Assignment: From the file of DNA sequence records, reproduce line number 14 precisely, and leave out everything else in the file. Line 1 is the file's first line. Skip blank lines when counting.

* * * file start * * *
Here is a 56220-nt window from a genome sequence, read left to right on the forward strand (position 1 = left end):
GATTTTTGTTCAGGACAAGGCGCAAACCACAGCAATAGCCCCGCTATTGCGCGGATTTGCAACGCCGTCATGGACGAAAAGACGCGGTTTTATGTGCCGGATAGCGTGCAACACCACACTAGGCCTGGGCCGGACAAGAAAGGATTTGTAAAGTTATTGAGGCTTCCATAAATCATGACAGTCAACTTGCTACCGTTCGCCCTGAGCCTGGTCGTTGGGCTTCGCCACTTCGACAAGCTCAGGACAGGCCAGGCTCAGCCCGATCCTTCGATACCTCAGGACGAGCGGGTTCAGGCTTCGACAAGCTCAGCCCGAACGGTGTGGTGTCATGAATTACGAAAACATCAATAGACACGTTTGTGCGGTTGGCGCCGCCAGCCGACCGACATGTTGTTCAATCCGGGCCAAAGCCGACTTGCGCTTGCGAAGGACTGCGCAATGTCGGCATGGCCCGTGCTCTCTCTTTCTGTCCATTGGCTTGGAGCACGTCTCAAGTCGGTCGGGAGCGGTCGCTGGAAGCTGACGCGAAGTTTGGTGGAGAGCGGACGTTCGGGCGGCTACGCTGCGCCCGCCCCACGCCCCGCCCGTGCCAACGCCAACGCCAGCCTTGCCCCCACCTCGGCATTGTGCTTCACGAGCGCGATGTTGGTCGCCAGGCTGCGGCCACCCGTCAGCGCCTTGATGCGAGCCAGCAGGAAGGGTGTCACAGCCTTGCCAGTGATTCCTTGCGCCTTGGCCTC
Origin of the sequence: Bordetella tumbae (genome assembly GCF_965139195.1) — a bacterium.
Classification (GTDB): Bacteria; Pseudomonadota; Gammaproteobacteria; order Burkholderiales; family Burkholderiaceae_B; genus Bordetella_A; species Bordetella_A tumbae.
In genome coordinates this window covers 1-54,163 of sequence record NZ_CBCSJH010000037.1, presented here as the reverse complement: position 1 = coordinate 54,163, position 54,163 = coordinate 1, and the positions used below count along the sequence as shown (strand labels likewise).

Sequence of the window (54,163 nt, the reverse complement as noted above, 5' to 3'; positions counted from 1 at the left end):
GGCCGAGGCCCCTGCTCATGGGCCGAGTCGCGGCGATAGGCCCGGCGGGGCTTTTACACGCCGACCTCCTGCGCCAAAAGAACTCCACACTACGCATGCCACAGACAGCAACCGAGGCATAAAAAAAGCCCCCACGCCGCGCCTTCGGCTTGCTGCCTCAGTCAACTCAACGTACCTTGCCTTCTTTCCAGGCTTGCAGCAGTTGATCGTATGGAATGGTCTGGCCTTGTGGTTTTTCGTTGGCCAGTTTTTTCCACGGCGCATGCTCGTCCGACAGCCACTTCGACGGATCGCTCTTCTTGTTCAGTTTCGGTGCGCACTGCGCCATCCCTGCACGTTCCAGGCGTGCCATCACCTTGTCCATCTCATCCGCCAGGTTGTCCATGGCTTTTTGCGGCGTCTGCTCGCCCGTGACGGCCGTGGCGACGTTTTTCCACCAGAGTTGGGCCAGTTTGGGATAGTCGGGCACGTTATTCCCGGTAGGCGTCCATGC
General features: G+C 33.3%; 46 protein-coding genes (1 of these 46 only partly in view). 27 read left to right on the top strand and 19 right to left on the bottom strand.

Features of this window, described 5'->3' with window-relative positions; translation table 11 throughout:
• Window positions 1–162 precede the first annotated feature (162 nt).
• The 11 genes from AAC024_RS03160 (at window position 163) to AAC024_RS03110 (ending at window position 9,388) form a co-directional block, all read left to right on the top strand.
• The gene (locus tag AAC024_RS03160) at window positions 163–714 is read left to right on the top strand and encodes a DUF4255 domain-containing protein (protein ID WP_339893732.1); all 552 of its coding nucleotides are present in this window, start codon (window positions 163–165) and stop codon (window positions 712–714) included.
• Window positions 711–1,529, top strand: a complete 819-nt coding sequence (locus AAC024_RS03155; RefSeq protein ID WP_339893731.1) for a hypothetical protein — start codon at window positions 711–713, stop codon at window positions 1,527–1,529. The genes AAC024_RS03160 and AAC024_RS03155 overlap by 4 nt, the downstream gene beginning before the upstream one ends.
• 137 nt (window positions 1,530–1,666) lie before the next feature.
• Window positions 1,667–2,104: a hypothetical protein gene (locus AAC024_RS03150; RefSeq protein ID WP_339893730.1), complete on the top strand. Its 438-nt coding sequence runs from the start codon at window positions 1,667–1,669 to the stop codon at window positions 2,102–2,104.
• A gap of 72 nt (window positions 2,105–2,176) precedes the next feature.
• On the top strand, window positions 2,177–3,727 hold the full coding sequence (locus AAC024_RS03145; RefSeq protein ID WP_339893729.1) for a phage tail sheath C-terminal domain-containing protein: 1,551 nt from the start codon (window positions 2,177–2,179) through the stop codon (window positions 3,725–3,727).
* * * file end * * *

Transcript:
• 137 nt (window positions 1,530–1,666) lie before the next feature.